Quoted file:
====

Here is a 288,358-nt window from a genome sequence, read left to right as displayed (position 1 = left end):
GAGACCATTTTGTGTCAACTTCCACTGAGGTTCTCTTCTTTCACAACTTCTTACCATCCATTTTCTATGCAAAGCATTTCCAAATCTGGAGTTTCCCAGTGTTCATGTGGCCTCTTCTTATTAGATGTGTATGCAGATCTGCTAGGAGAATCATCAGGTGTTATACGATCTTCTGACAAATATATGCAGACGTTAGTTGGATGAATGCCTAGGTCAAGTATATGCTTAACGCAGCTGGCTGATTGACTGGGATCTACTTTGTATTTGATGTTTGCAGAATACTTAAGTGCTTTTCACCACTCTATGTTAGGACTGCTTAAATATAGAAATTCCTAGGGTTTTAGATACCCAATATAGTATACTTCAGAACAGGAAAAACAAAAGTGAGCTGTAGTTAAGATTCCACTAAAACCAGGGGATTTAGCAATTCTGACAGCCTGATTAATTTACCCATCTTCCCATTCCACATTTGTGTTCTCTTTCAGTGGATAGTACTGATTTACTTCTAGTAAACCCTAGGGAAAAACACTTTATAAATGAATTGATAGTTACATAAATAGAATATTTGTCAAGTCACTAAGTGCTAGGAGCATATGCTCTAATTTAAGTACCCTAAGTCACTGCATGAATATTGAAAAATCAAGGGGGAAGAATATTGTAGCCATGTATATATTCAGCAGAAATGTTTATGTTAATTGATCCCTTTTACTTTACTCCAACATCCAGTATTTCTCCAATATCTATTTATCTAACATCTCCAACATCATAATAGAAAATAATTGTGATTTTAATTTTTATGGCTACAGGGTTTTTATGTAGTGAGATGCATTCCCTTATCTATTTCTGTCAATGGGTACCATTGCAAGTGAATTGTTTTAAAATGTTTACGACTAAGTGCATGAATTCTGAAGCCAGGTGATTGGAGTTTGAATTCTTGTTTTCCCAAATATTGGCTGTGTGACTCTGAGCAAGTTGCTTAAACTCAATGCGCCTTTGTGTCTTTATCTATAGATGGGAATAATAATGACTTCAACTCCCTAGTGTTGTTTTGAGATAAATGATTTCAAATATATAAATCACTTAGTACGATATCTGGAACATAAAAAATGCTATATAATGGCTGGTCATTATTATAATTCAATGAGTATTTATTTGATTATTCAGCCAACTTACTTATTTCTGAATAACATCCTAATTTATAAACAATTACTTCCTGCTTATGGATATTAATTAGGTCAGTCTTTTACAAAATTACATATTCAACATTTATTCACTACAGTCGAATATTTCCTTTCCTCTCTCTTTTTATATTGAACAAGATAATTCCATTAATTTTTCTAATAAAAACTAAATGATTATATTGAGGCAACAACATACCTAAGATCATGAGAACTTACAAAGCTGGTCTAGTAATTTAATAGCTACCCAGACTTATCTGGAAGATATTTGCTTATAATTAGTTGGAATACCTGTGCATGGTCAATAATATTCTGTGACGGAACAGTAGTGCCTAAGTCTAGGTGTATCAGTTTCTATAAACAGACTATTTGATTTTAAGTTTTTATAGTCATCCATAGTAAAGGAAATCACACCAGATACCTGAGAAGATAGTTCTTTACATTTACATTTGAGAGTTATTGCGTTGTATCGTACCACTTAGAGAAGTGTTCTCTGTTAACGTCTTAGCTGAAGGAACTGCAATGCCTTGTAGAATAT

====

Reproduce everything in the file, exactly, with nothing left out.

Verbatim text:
Here is a 288,358-nt window from a genome sequence, read left to right as displayed (position 1 = left end):
GAGACCATTTTGTGTCAACTTCCACTGAGGTTCTCTTCTTTCACAACTTCTTACCATCCATTTTCTATGCAAAGCATTTCCAAATCTGGAGTTTCCCAGTGTTCATGTGGCCTCTTCTTATTAGATGTGTATGCAGATCTGCTAGGAGAATCATCAGGTGTTATACGATCTTCTGACAAATATATGCAGACGTTAGTTGGATGAATGCCTAGGTCAAGTATATGCTTAACGCAGCTGGCTGATTGACTGGGATCTACTTTGTATTTGATGTTTGCAGAATACTTAAGTGCTTTTCACCACTCTATGTTAGGACTGCTTAAATATAGAAATTCCTAGGGTTTTAGATACCCAATATAGTATACTTCAGAACAGGAAAAACAAAAGTGAGCTGTAGTTAAGATTCCACTAAAACCAGGGGATTTAGCAATTCTGACAGCCTGATTAATTTACCCATCTTCCCATTCCACATTTGTGTTCTCTTTCAGTGGATAGTACTGATTTACTTCTAGTAAACCCTAGGGAAAAACACTTTATAAATGAATTGATAGTTACATAAATAGAATATTTGTCAAGTCACTAAGTGCTAGGAGCATATGCTCTAATTTAAGTACCCTAAGTCACTGCATGAATATTGAAAAATCAAGGGGGAAGAATATTGTAGCCATGTATATATTCAGCAGAAATGTTTATGTTAATTGATCCCTTTTACTTTACTCCAACATCCAGTATTTCTCCAATATCTATTTATCTAACATCTCCAACATCATAATAGAAAATAATTGTGATTTTAATTTTTATGGCTACAGGGTTTTTATGTAGTGAGATGCATTCCCTTATCTATTTCTGTCAATGGGTACCATTGCAAGTGAATTGTTTTAAAATGTTTACGACTAAGTGCATGAATTCTGAAGCCAGGTGATTGGAGTTTGAATTCTTGTTTTCCCAAATATTGGCTGTGTGACTCTGAGCAAGTTGCTTAAACTCAATGCGCCTTTGTGTCTTTATCTATAGATGGGAATAATAATGACTTCAACTCCCTAGTGTTGTTTTGAGATAAATGATTTCAAATATATAAATCACTTAGTACGATATCTGGAACATAAAAAATGCTATATAATGGCTGGTCATTATTATAATTCAATGAGTATTTATTTGATTATTCAGCCAACTTACTTATTTCTGAATAACATCCTAATTTATAAACAATTACTTCCTGCTTATGGATATTAATTAGGTCAGTCTTTTACAAAATTACATATTCAACATTTATTCACTACAGTCGAATATTTCCTTTCCTCTCTCTTTTTATATTGAACAAGATAATTCCATTAATTTTTCTAATAAAAACTAAATGATTATATTGAGGCAACAACATACCTAAGATCATGAGAACTTACAAAGCTGGTCTAGTAATTTAATAGCTACCCAGACTTATCTGGAAGATATTTGCTTATAATTAGTTGGAATACCTGTGCATGGTCAATAATATTCTGTGACGGAACAGTAGTGCCTAAGTCTAGGTGTATCAGTTTCTATAAACAGACTATTTGATTTTAAGTTTTTATAGTCATCCATAGTAAAGGAAATCACACCAGATACCTGAGAAGATAGTTCTTTACATTTACATTTGAGAGTTATTGCGTTGTATCGTACCACTTAGAGAAGTGTTCTCTGTTAACGTCTTAGCTGAAGGAACTGCAATGCCTTGTAGAATAT